The number of draft picks from the FCS dropped to their lowest levels in 2020 and ’21, but the “small schools” bounced back in a big way, totaling 24 selections, the most since the same number was drafted in 2008 and tied for the sixth-most since the draft was reduced to seven rounds in 1994. The FCS also had two first-round selections for the first time since 2008 with Northern Iowa offensive tackle Trevor Penning (New Orleans Saint, No. 19) and Chattanooga offensive guard Cole Strange (New England Patriots, No. 29).

5. ‘We’re No. 1!’ Not So Fast, My Friend

The preseason favorites in the 15 conference polls clearly weren’t written in chalk, which reflects how the FCS is so unpredictable, competitive and often wild with results. Only five preseason favorites went on to win their conference championship, with Holy Cross (Patriot League), Jackson State (SWAC) and Stephen F. Austin (WAC) the only outright winners, and UT Martin (Ohio Valley) and Southeastern Louisiana (Southland) a part of shared titles. Among the surprises, Samford went unbeaten in the SoCon after being picked sixth in the preseason poll, and New Hampshire claimed a share of the CAA title after being voted 10th before the season.

(Here’s who won FCS conference titles)

Five Favorites

  • In addition to “GameDay” visiting Jackson State before the Oct. 29 game against Southern, Montana State hosted the iconic pregame show before an iconic rivalry game – the Brawl of the Wild” against Montana on Nov. 19. It marked the second time there were two “GameDay” broadcasts at FCS sites in the same year (2014 was the first).
  • Former Eastern Washington All-American Cooper Kupp capped off his memorizing 2021 season by claiming Super Bowl 56 MVP honors in the Los Angeles Rams’ 23-20 win over the Cincinnati Bengals on Feb. 13. Kupp caught two touchdowns, including the game-winner with 1:25 remaining.  
  • South Dakota State coach John Stiegelmeier (Eddie Robinson Award), Idaho redshirt freshman quarterback Gevani McCoy (Jerry Rice Award) and Dayton senior running back Jake Chisholm (FedEx Ground Doris Robinson Scholar-Athlete Award) are headed to the FCS National Awards banquet in Frisco. The Walter Payton Award is down to national passing leaders Tim DeMorat (Fordham) and Lindsey Scott Jr. (UIW) and rushing leader Jaden Shirden (Monmouth), while linebackers John Pius (William & Mary) and Zeke Vandenburgh (Illinois State) and defensive end David Walker (Central Arkansas) are up for the Buck Buchanan Award after a season of camping out in opposing backfields.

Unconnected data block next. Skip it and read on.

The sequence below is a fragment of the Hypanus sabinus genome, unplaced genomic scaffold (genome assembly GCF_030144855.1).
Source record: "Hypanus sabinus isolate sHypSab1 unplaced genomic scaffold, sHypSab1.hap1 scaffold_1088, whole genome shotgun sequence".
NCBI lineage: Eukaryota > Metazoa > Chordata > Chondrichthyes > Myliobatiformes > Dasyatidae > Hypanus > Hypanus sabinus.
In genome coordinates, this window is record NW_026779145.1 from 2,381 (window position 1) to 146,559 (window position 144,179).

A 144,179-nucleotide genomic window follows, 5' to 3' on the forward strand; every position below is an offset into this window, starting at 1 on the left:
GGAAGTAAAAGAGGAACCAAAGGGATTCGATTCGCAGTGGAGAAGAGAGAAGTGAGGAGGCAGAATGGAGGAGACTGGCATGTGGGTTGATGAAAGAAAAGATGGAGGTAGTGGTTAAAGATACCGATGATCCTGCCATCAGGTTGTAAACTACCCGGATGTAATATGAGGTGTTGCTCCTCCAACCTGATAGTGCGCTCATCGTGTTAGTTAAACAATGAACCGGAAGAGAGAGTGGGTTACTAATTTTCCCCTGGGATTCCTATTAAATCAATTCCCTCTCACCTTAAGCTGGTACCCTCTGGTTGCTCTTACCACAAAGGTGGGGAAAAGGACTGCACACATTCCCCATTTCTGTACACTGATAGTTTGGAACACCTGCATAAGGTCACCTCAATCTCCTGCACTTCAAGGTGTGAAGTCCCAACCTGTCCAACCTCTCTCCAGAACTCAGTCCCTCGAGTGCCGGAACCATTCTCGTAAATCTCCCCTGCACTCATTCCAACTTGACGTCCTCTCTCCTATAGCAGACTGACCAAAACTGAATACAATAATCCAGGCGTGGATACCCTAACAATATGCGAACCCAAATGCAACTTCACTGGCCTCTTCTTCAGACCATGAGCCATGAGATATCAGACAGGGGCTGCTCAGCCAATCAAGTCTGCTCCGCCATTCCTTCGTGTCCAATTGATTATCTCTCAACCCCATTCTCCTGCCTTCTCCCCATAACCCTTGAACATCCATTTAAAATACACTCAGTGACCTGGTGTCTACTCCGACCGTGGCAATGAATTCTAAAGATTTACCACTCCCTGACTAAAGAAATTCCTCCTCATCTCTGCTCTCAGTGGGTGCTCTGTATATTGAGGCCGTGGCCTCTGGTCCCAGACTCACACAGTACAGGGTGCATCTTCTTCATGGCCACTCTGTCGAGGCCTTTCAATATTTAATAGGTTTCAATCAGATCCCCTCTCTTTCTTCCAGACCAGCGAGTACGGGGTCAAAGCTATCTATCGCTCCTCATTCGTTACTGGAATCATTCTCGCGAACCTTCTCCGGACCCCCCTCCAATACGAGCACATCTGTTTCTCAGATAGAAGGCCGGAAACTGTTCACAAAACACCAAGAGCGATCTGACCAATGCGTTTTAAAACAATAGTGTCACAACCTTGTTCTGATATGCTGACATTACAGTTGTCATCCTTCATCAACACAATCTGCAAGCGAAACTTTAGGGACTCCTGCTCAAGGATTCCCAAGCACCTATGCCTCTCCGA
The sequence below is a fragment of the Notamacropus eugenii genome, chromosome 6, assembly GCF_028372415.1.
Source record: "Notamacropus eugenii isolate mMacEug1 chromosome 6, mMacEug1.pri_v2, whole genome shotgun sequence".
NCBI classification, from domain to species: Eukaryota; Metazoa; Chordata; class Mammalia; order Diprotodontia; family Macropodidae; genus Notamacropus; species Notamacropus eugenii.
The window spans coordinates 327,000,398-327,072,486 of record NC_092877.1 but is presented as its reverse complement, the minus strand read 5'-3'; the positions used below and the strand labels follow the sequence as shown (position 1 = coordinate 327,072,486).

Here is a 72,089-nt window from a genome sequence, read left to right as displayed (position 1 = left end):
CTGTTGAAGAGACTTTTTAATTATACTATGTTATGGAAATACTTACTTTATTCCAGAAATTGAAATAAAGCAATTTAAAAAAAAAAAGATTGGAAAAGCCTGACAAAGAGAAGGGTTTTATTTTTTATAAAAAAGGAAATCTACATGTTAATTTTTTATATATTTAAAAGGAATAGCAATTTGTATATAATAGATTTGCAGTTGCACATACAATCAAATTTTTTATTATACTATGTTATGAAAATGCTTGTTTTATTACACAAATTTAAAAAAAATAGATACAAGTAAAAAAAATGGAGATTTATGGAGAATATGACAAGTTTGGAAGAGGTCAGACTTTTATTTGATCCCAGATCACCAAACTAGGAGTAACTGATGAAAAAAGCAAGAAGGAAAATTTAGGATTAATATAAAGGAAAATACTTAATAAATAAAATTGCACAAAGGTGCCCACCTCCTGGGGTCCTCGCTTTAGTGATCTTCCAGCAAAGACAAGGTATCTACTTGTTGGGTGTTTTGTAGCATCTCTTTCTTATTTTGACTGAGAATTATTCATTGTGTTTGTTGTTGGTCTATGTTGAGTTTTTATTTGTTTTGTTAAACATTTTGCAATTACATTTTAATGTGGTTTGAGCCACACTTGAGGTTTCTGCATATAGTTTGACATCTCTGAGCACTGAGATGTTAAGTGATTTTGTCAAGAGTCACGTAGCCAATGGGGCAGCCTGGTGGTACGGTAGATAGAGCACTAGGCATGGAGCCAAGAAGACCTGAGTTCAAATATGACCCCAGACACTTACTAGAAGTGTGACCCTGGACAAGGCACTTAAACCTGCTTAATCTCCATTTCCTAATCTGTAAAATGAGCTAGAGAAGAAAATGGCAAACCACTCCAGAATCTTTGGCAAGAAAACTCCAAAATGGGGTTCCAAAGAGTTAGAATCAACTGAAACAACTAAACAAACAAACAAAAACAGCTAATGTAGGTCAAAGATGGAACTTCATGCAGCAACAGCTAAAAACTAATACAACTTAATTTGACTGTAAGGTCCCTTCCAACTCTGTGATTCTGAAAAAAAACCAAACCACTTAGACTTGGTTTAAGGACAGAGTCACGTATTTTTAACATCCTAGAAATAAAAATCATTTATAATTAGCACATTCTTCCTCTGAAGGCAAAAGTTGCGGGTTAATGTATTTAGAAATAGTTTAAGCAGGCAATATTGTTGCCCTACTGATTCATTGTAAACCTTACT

(A look back at the Stats Perform FCS All-America, Freshman Teams)

  • In many seasons, a number of FCS teams that knock off FBS opponents don’t necessarily keep the momentum going. Not so in 2022 as seven of the eight teams with wins qualified for the FCS playoffs (all but Southern Illinois).
  • Give extra credit to those in the Eastern time zone who stayed up for UIW’s 66-63 quarterfinal-round playoff win at Sacramento State. The Cardinals won the FCS’ highest-scoring game postseason game, which also featured 1,317 offensive yards, on Scott’s 21-yard TD pass to Taylor Grimes with 27 seconds left. Sac State’s “Hail Mary” attempt on the game’s final play fell incomplete in the UIW end zone at 11:46 p.m. local time, or 2:46 a.m. in the East.

(FCS senior editor Craig Haley ranks his 15 most memorable games of 2022 season)